Artificial Sweeteners, Diabetes and Exercise Performance
A recent study showing that artificial sweeteners may impact diabetes has generated a great deal of media attention. Beverages sweetened with aspartame dominate the beverage category. Many people consume them because they want to reduce or eliminate their consumption of sugar. The researchers found that artificial sweeteners interfere with normal energy metabolism in a manner similar to that seen with diabetes. Laboratory animals fed artificial sweeteners, showed an increase in blood amino acid levels indicative of a greater breakdown of muscle protein for energy.

What does this have to do with endurance exercise? The answer is quite a bit. During exercise, your muscles use glycogen as their primary energy source. When glycogen levels are depleted, you bonk or hit the wall. Muscle glycogen depletion can be delayed by consumption of a sports drink containing carbohydrate, preferably in the form of simple sugars. A sports drink provides a readily available source of energy to working muscles.

However popular media has painted sugar as evil and, not surprisingly, athletes want to reduce their consumption of sugar. This is healthy as a lifestyle (although not necessarily with artificial sweeteners). The exception is nutrition around the exercise interval, the period before, during and immediately after. For longer bouts of low intensity exercise or shorter bouts of medium intensity exercise, a sports drink containing electrolytes will do just fine. However, consuming sugar-free sports drinks during longer bouts of moderate to severe intensity exercise has unexpected consequences on endurance and recovery. The diabetes study provides insight.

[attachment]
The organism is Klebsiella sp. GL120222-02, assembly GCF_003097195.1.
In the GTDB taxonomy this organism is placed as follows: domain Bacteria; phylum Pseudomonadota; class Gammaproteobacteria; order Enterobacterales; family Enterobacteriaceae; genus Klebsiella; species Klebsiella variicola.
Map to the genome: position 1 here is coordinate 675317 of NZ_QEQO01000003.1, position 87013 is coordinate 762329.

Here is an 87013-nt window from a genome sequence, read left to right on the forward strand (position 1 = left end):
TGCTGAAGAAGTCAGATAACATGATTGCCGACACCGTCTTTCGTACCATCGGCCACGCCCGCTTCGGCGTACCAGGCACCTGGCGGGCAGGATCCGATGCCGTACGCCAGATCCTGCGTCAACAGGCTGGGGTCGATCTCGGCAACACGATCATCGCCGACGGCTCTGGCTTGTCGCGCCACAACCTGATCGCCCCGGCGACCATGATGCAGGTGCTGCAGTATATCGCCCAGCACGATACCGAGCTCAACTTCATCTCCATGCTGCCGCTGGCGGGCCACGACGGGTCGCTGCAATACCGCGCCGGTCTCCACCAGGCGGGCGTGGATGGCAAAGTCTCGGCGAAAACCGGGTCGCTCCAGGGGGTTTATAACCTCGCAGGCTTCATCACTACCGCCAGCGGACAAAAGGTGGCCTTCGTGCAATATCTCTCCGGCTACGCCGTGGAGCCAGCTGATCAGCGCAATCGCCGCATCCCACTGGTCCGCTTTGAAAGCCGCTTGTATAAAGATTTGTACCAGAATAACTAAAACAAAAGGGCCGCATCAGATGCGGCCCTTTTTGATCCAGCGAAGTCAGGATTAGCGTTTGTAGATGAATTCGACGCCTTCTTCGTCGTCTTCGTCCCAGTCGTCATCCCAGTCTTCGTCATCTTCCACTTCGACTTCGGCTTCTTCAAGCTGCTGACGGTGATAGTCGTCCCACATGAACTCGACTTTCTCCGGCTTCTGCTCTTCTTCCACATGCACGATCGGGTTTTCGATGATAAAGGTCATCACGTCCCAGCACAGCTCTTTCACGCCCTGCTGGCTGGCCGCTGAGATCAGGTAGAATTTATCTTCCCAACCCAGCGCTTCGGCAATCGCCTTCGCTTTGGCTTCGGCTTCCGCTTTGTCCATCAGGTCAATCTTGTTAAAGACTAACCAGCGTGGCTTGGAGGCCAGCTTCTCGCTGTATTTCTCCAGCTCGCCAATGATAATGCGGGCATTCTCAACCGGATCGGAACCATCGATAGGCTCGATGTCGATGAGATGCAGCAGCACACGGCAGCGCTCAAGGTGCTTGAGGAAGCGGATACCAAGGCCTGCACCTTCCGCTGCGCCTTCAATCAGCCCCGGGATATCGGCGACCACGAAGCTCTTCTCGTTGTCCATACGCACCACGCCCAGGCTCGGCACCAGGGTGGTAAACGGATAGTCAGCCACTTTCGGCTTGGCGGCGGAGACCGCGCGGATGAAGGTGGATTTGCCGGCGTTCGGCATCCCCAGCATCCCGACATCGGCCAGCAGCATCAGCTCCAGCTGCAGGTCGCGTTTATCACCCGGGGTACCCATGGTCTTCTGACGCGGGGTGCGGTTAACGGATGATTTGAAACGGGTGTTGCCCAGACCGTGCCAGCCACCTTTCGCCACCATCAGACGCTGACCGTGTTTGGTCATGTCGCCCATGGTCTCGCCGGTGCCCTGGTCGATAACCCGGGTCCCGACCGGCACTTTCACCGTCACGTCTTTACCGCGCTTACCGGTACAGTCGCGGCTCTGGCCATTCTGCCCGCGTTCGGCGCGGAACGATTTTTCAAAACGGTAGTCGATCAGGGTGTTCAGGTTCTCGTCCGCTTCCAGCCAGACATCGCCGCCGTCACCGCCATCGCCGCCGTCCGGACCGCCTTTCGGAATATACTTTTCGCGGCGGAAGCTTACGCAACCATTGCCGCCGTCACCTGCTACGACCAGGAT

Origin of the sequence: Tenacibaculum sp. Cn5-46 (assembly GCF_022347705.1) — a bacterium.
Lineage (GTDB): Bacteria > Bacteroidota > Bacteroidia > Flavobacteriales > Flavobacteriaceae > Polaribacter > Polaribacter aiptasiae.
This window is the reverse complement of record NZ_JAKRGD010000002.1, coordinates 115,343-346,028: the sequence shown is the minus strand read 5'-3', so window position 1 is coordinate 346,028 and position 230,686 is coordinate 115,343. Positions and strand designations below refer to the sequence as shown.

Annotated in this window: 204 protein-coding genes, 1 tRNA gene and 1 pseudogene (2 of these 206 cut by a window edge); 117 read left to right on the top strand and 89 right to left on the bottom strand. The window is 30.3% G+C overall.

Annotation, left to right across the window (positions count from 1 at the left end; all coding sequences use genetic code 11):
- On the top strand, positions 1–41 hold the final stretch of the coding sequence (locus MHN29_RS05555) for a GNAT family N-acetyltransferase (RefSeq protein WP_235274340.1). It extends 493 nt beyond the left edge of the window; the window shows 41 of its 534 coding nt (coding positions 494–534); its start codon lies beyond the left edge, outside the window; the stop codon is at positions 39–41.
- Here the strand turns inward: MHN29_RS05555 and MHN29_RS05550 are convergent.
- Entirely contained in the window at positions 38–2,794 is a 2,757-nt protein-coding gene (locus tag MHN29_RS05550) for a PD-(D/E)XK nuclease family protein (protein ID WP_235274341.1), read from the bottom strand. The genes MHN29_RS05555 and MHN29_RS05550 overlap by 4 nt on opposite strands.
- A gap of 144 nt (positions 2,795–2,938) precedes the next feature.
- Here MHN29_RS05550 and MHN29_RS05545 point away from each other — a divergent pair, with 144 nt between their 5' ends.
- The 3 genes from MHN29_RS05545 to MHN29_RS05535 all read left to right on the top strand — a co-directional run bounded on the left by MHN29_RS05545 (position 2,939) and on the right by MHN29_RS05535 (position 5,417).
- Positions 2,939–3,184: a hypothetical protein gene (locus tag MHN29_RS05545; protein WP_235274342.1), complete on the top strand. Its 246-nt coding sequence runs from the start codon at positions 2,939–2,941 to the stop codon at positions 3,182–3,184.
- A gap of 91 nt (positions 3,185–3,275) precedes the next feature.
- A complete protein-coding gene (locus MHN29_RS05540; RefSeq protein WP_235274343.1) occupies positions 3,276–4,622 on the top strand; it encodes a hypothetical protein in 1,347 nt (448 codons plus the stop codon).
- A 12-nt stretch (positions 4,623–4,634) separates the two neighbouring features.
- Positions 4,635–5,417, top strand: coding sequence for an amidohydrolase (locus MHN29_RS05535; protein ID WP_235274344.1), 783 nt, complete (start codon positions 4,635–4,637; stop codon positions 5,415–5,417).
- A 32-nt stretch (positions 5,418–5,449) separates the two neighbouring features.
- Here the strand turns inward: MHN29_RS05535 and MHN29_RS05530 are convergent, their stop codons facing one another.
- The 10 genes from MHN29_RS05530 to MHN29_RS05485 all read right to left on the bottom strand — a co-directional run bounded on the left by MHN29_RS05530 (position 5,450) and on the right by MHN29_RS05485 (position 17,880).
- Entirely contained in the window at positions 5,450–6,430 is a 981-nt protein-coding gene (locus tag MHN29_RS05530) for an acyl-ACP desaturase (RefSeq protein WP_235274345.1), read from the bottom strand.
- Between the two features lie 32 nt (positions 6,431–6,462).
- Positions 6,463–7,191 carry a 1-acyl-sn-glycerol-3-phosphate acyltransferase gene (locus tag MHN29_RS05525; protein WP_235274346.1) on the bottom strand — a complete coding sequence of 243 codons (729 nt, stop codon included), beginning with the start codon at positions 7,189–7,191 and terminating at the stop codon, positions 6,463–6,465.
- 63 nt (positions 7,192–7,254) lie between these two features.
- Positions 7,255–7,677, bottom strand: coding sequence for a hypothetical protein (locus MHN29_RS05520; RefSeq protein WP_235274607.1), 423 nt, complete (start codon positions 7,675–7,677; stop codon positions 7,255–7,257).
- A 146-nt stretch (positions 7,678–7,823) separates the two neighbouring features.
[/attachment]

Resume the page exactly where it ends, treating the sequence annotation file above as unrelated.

When glycogen levels are depleted and there is no available source of simple sugar via a sports drink your muscles begin to break down protein and convert it into energy. This has the following consequences: protein takes longer to metabolize to energy which means you may bonk sooner and breakdown of muscle protein results in a harder recovery since it places more pressure on the muscle’s protein manufacturing apparatus.

That’s why a carb-protein sports drink such as Accelerade or carb-protein gel such as Accel Gel or 2^nd Surge should be the products of choice during exercise. They provide rapid energy in the source of simple sugars, and because they contain protein, they reduce the muscle’s cannibalization of its own protein. This means less muscle damage and a faster recovery, results which have been confirmed in multiple peer-reviewed studies.